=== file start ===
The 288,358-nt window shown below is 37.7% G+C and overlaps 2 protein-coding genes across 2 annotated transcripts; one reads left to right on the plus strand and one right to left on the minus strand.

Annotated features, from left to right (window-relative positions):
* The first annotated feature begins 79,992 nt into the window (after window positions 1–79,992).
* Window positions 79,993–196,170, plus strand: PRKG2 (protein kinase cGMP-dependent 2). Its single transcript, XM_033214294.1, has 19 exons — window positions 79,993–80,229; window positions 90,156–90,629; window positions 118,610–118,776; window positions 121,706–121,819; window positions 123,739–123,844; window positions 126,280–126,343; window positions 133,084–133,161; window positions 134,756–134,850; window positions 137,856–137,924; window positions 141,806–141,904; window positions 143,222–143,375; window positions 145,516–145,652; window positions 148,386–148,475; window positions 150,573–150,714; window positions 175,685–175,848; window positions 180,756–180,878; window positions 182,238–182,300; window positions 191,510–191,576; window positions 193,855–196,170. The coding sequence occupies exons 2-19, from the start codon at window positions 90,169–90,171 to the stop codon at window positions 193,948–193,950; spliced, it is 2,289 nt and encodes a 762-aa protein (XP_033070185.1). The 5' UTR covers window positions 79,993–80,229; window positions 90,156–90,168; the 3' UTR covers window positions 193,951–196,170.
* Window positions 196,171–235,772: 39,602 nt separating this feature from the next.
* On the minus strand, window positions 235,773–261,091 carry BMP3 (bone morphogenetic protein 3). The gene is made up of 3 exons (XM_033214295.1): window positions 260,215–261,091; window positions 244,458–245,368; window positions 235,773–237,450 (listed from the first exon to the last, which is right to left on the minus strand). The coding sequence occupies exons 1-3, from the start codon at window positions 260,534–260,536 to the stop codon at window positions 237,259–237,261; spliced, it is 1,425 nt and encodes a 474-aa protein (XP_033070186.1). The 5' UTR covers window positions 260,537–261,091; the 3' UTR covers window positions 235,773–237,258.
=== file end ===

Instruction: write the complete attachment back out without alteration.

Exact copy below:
The 288,358-nt window shown below is 37.7% G+C and overlaps 2 protein-coding genes across 2 annotated transcripts; one reads left to right on the plus strand and one right to left on the minus strand.

Annotated features, from left to right (window-relative positions):
* The first annotated feature begins 79,992 nt into the window (after window positions 1–79,992).
* Window positions 79,993–196,170, plus strand: PRKG2 (protein kinase cGMP-dependent 2). Its single transcript, XM_033214294.1, has 19 exons — window positions 79,993–80,229; window positions 90,156–90,629; window positions 118,610–118,776; window positions 121,706–121,819; window positions 123,739–123,844; window positions 126,280–126,343; window positions 133,084–133,161; window positions 134,756–134,850; window positions 137,856–137,924; window positions 141,806–141,904; window positions 143,222–143,375; window positions 145,516–145,652; window positions 148,386–148,475; window positions 150,573–150,714; window positions 175,685–175,848; window positions 180,756–180,878; window positions 182,238–182,300; window positions 191,510–191,576; window positions 193,855–196,170. The coding sequence occupies exons 2-19, from the start codon at window positions 90,169–90,171 to the stop codon at window positions 193,948–193,950; spliced, it is 2,289 nt and encodes a 762-aa protein (XP_033070185.1). The 5' UTR covers window positions 79,993–80,229; window positions 90,156–90,168; the 3' UTR covers window positions 193,951–196,170.
* Window positions 196,171–235,772: 39,602 nt separating this feature from the next.
* On the minus strand, window positions 235,773–261,091 carry BMP3 (bone morphogenetic protein 3). The gene is made up of 3 exons (XM_033214295.1): window positions 260,215–261,091; window positions 244,458–245,368; window positions 235,773–237,450 (listed from the first exon to the last, which is right to left on the minus strand). The coding sequence occupies exons 1-3, from the start codon at window positions 260,534–260,536 to the stop codon at window positions 237,259–237,261; spliced, it is 1,425 nt and encodes a 474-aa protein (XP_033070186.1). The 5' UTR covers window positions 260,537–261,091; the 3' UTR covers window positions 235,773–237,258.